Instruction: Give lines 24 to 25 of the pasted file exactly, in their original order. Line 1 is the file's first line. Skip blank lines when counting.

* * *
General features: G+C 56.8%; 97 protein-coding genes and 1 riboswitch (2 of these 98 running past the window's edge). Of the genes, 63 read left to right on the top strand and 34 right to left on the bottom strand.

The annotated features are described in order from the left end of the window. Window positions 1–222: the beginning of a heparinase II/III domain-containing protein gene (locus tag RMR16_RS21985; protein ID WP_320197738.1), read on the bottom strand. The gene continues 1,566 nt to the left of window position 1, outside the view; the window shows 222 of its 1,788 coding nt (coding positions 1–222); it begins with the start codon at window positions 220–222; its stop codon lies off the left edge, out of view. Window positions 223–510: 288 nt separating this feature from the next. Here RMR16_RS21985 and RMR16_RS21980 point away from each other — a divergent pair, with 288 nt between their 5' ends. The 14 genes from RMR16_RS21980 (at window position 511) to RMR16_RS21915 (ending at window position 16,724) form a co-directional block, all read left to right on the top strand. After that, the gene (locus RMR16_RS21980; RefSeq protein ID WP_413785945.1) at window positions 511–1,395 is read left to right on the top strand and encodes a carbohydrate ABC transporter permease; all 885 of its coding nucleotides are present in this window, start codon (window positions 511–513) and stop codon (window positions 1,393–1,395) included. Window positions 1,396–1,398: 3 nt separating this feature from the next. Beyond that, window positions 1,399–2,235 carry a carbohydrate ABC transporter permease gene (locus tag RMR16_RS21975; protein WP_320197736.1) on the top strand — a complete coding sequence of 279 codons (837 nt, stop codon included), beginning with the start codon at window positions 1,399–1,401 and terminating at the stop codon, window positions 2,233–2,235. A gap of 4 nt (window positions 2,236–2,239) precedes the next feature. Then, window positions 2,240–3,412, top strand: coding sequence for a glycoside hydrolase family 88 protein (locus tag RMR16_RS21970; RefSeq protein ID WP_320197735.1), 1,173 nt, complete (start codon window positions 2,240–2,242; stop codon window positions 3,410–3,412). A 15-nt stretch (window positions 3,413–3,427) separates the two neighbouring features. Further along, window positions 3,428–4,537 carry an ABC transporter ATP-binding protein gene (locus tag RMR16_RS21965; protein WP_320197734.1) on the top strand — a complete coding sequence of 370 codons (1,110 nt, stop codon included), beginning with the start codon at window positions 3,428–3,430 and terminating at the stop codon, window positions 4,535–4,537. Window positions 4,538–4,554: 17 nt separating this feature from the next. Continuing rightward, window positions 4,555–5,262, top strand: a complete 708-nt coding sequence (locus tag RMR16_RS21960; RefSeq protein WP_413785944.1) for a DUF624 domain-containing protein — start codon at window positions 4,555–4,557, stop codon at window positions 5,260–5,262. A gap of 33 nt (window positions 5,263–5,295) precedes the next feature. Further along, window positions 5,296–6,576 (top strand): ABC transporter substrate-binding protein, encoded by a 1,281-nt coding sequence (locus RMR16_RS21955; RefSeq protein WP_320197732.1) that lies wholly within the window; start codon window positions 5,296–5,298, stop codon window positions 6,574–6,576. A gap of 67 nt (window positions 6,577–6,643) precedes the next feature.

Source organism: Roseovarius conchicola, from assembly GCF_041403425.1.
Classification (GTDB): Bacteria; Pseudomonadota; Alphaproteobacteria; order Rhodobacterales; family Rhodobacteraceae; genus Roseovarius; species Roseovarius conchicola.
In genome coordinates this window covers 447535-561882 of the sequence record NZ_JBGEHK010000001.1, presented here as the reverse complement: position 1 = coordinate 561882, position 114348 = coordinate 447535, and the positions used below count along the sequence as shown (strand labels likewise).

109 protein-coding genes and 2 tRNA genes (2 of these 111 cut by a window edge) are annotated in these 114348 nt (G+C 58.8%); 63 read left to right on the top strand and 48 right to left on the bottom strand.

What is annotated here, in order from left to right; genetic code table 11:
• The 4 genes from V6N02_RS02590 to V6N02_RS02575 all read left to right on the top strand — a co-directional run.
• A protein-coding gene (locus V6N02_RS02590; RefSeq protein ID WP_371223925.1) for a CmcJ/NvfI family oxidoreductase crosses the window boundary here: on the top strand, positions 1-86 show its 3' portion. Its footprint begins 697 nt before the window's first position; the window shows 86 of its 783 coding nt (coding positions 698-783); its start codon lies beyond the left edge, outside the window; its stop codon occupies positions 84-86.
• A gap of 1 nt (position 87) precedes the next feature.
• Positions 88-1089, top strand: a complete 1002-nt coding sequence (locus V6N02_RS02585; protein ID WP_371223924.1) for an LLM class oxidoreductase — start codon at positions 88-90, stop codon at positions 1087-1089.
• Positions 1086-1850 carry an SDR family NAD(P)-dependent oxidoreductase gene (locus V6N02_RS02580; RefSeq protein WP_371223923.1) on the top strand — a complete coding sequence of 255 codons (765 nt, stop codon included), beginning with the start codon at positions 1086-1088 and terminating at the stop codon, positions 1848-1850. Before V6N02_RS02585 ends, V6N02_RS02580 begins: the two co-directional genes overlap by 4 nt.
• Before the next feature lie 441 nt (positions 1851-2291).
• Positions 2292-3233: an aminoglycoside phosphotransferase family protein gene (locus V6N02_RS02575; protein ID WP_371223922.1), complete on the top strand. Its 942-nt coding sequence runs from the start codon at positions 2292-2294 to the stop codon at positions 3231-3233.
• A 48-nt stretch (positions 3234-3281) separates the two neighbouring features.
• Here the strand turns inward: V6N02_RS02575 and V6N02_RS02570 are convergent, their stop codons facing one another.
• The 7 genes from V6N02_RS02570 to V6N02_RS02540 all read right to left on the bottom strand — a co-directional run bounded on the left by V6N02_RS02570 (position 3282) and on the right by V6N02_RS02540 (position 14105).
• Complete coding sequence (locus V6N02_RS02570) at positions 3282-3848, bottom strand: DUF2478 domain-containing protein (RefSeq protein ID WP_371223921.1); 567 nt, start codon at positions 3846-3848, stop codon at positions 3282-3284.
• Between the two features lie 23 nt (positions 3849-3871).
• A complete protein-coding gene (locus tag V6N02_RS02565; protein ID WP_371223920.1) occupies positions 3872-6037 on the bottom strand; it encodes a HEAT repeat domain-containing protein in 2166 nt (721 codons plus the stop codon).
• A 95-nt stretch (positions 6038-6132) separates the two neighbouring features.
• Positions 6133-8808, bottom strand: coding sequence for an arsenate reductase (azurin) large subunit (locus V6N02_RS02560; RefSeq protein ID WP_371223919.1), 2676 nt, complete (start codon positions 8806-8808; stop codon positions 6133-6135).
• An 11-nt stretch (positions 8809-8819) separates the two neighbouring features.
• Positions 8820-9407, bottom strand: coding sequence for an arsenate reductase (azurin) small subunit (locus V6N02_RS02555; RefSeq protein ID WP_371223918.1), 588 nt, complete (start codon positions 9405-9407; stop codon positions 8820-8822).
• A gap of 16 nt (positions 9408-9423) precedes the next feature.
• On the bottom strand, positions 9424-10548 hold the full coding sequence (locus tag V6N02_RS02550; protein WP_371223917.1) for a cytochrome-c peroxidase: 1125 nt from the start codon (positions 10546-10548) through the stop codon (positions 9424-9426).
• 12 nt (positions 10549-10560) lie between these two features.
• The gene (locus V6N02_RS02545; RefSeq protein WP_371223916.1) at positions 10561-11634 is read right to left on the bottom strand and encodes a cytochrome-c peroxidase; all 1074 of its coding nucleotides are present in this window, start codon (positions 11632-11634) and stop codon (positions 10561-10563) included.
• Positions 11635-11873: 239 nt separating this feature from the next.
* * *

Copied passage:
• Positions 8820-9407, bottom strand: coding sequence for an arsenate reductase (azurin) small subunit (locus V6N02_RS02555; RefSeq protein ID WP_371223918.1), 588 nt, complete (start codon positions 9405-9407; stop codon positions 8820-8822).
• A gap of 16 nt (positions 9408-9423) precedes the next feature.